The Guide Book ReviewGuidebook Review
This is a guide for young critics. Well, I totally agree with G. Young's criticism. This play was introduced in the William Goldman book The Season:
R.K. Narayan's leader
R.K. Narayan (1906-2001) is uncommon among Hindi writers who write in English in so far as he has remained satisfied in his home land and seldom ventures abroad. One of his most interesting novels, The Guide begins with a funny look at a villain's lifestyle, but turns into something completely different.
Narayan is not a pious Hindu and reproached the Westerners for falsely assuming that all Indians are profoundly spiritually oriented; but it is also the truth that he was profoundly moved by some experience he had with a psychic after the abrupt demise of his young woman (described in The English Teacher of 1945).
Mr Narayan has explained that the unwilling saint's incidence was due to a genuine occurrence of which he was reading in the Newspapers. India's most corrupt travel guide, Raju - just out of jail - is seeking shelter in an deserted cemetery. Confused with a sacred man, he is playing the role and doing so well that God himself is intervening to test Raju's newly found holiness.
Narayan's most famous novel, The Guide, received the National Prize of the Indian Literature Academy, the highest award in his state.
So what's your review of The Guide by R K Narayan?
Well, my review of the novel. This guide is pretty good. It' s incredibly easy to write, but fiction is very complicated. Schooldays in Malgudi (with Swami, Mani, Rajam) are easy, but living in Malgudi is very compl... One of my friends said of the Malgudi Days: "And the typing is reallylative - it's as easy as Rushdie is complicated, but I dare to say that the first is much, much more complicated than the second.
He enters his father's store (which has a store near the Malgudi train station) because it takes him away from the college he detests. He' s probably not very sincere, but the deal is booming and he becomes known as Rollway Ramaju. Your man wants to read some cavern painting and is carrying Rosie around with him as if she doesn't play a role.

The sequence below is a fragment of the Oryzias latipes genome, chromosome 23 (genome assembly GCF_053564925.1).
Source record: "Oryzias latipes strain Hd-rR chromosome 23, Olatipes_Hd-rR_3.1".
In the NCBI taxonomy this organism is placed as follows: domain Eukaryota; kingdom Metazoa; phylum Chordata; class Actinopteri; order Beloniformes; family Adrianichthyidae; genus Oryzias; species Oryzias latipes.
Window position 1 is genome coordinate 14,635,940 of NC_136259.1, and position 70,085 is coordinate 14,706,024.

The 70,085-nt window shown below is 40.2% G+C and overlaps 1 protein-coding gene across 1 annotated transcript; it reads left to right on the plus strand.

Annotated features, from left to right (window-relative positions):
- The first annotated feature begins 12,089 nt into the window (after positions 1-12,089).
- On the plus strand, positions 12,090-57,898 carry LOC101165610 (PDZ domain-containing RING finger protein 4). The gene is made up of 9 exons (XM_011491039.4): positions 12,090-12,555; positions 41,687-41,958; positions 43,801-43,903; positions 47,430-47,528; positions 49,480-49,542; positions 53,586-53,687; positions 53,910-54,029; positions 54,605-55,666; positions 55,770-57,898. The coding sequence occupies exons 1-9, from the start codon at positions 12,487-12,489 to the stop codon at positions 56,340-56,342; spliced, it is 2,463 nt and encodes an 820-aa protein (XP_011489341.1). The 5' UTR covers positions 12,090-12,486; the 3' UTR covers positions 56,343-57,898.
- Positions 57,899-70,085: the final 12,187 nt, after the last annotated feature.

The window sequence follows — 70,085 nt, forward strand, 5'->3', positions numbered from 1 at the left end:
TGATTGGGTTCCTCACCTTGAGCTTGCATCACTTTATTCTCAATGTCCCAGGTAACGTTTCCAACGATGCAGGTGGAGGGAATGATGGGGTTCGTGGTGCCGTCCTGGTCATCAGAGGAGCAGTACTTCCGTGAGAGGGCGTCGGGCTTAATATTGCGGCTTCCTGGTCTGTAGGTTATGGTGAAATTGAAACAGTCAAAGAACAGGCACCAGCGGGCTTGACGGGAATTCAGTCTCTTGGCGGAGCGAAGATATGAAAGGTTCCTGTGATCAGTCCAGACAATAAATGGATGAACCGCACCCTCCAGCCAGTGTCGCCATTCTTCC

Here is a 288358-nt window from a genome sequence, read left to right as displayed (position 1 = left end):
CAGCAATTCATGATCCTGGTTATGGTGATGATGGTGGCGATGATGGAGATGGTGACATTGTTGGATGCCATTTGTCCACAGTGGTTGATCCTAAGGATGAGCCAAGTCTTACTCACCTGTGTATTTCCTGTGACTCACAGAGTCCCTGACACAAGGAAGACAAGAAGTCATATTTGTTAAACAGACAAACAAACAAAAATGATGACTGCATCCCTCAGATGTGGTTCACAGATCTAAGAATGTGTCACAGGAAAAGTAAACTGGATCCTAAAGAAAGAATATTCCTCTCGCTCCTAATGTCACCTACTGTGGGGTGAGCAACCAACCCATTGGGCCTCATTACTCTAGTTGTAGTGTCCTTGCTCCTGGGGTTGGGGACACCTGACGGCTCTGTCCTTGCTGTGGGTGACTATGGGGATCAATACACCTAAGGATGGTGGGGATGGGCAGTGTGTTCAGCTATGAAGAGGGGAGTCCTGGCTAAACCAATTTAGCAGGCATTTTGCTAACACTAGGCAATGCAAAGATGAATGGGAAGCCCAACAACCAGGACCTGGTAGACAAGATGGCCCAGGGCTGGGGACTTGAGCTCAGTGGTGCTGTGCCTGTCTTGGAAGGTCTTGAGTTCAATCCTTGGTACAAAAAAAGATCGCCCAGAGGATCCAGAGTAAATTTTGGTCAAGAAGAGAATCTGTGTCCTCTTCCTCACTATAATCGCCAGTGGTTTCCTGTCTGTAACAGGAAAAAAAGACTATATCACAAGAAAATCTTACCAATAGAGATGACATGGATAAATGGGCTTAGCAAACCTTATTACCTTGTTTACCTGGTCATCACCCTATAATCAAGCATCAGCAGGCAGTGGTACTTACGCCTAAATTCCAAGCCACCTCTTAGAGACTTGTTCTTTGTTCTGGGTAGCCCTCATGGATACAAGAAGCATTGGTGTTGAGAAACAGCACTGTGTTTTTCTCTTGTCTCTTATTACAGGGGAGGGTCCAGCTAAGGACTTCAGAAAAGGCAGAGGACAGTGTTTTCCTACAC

She is thrilled by her beautiful ness and her dances. Rajus train shop begins to lose cash. Later, Rosie comes and she' s living with Rosie. Rosie begins Rosie on scene and deserves well with her dances. Soon they begin to worship him and he becomes their guide, so to speak. But, um, roju, he just goes with the current.
Was it Raju or is it Rosie who encouraged the other one? Raju's demise begins somehow. Gaffur, Raju's cabboyfriend, alerts him and asks him to get away from Rosie and thus serves as a sound of reason/conscience. It is really complex that we as Raju read probably see signs of self-deception in Raju's history; but for Raju and most of the times even for us as Raju read, Raju just seems to have taken away his grip on his world.
It' a string of poor decisions that are getting roju in a jam. Will your strength go to your senses, your consciousness away from you when you make a poor decision or disregard the voices of rational? But it' s a question of how much he seems to be conscious of his demise and yet is not conscious in another contexts.
Not much care was taken in this - when I read the novel and wrote this review. I' m generally going with the history and my grasp of it. I see this inconsistency, however, in the fact that I have not analysed the book much. It can mean that Ramju is a tourist helper, spirit guide or anything else.
How can someone who guides others get thus wasted? Typing, storytelling, flow patterns and other facets of novelism are, as you would expect, easy and great. The true cause why I didn't see the film is that I like the tunes and I fear that the filming could contaminate the music.
Anyway, for now, don't worry about nav-vari sati or the lunar dances, I can't make a link between the book and the film because I haven't seen the film. Can' t judge the book in relation to the film. However, in its own right, the book is very recommendable.